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Running on a treadmill at close to light speeds

A debate has just cropped up.

A person running on a treadmill where the belt below him is travelling close to the speed of light.
 (ignoring physical stress of course)

would time dilation effects occur?  I think they wouldn't to the person on the treadmill.  

How about the belt?  Suppose it was made of rubber that perished after 5 years, would it hypothetically last for longer due to time dilation? Could you run on it for say 50 years and find it had only aged 1 year?
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deighton
Asked:
deighton
7 Solutions
 
sdstuberCommented:
The runner would have partial dilation.  The feet are moving at near-c, to match the treadmill belt.  If not, the runner is going to be hurled off the belt.
The legs would be moving slower, hips slower and torso minor rotation/bounce and head relatively stationary.

The longer you run, the older your head becomes relative to the rest of your body.

I'm not sure about the belt, intuitively I'd say yes, it'd last longer, but I also feel I'm forgetting something
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TommySzalapskiCommented:
Since time dilation is a function of the relativevelocities of the objects, then you're looking at a difference of close to 2c between the feet and the belt (for 1/2 of the time).

This hasn't been studied much, but the oscillation of the velocity vector in the feet (i.e, ~c one direction, then the opposite) is surely going to have some very odd properties (not to mention the force due to the acceleration/decceleraion being enough to move the entire known universe).
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aburrCommented:
One attacks this problem by carefully defining the frame of reference to use. There are several: the belt. the feet, the head. In some frames you have an acceleration with which to  contend. Accelerations are hard to handle in special relativity.
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ozoCommented:
Since the belt is moving in different directions, any frame will see dilation.
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aleghartCommented:
The feet are exceeding the speed of the belt.  They must accelerate faster than the belt in order to slow down for the shock of landing.  The subsequent deceleration brings foot speed back down to the same speed of the belt.

This is the same on the kick.  The foot will accelerate as load is released, and will briefly move faster toward the buttocks.

So, the feet will age slower than both the belt and the butt.  Head bobbing up/down and fore/aft means the head will be younger than the butt also.
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BigRatCommented:
>>would time dilation effects occur?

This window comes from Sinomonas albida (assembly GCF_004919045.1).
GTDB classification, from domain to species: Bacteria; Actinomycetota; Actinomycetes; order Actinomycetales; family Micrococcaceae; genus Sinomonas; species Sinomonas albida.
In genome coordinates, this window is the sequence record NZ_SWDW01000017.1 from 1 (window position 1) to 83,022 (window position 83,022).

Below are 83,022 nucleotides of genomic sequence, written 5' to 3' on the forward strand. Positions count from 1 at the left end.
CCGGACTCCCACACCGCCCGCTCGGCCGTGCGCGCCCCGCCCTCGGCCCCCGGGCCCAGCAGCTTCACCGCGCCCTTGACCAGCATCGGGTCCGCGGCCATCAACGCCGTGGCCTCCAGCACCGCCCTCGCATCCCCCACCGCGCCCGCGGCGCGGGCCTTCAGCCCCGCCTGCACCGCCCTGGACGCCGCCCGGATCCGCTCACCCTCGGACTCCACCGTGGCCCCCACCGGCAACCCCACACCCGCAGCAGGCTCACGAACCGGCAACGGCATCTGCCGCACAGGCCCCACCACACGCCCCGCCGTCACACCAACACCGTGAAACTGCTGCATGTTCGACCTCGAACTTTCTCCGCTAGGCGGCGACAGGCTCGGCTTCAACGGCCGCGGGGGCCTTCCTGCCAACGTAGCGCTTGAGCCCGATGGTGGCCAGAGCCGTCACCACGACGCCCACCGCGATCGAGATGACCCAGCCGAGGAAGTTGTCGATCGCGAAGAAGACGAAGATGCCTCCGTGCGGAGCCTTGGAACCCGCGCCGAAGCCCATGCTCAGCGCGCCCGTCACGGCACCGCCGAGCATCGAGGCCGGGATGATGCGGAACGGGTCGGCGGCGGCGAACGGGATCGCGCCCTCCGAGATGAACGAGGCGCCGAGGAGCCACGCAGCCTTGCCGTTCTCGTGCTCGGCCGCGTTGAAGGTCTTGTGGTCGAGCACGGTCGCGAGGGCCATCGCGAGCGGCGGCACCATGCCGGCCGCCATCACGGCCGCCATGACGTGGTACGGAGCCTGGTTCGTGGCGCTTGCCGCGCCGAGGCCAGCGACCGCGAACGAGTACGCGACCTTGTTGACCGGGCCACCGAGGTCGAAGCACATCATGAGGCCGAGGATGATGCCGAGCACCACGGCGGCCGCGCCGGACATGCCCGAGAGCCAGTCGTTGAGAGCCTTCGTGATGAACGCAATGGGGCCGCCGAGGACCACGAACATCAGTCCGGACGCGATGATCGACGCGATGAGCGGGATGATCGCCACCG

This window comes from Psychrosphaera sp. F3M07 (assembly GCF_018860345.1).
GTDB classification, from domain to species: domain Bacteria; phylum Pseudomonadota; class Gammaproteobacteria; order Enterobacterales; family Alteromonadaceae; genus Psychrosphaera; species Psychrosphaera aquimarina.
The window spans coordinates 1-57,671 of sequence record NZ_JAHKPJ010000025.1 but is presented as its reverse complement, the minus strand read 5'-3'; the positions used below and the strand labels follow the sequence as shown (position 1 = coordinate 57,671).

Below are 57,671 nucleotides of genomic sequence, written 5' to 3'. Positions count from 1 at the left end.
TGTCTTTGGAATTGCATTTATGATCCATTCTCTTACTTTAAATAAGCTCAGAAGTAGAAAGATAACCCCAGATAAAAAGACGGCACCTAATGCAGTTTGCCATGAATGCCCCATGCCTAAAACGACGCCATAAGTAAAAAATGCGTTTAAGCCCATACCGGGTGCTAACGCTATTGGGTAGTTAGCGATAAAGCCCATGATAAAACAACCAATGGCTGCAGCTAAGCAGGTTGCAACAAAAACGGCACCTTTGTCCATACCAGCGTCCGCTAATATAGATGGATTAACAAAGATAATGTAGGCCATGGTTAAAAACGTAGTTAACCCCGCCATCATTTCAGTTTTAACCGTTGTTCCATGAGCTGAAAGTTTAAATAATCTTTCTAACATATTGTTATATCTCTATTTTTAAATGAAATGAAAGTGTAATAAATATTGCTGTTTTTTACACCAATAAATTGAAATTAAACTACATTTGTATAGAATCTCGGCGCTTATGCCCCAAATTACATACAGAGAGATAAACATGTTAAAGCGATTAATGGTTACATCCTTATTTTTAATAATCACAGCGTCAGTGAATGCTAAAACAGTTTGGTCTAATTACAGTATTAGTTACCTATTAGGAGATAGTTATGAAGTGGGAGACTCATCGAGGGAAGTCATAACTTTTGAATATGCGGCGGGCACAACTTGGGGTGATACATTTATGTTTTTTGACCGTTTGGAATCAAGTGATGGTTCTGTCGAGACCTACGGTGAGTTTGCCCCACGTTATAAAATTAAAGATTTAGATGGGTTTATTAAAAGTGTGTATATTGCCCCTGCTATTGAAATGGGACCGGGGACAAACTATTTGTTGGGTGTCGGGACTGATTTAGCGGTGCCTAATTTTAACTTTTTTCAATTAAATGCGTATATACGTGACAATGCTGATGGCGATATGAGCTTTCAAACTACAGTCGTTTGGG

Time dilation effects always occur.

>>A person running on a treadmill where the belt below him is travelling close to the speed of light.

The person will be running at a normal speed when he looks down at the belt. For him the belt is fixed and he is running on it. In fact for him the belt is moving in an oblated circle with the same angular velocity as he is running.

For the trainer standing in the gym near the belt the runner is running fractionly faster than the belt is moving. The belt is moving at near light speed. The trainer does NOT see the runner running faster than light but only a little bit faster than the belt and complains to the runner that he's not running fast enough! That would be a typical time dilation effect. For the trainer the runner on the belt is not "aging" enough (or as one might say normally) - which means that the effect over time is slower, ie: he's not running fast enough.

>>ignoring physical stress of course

Of course. The force required to turn a rubber belt around an angle of 360 degrees at near light speeds is almost unimaginable!

>>Suppose it was made of rubber that perished after 5 years

As far as I know there is no experimental evidence to support this sort of hypothetical question. Theorecitally the processes of decomposition are electromagnetic and that means that the processes will also suffer time dilation. Ostensibly one could imagine the one observer seeing the belt fall apart at the same "instant" that the other observer sees it still intact. I shall have to do the maths to sort that one out and take a rain check.
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thehagmanCommented:
@BigRat: Whether the decomposition is electromagnetic in nature or not does not matter. The dilation applies also to e.g. proton decay (even though Einstein worked only on electromagnetism)

The runner will see a fast moving belt , hence a slowly decaying belt.
The belt will see a fast moving runner, hence a slowly aging runner.
A paradox *seems* to come up if we assume that both the runer and the belt perish after 5 years - will the runer collaps on an intact belt or the other way round?
The solution is of course synchronicity. If the very long belt deacys at one instant in its own frame of reference the runner will observe decay at different times for differnt parts of the belt.
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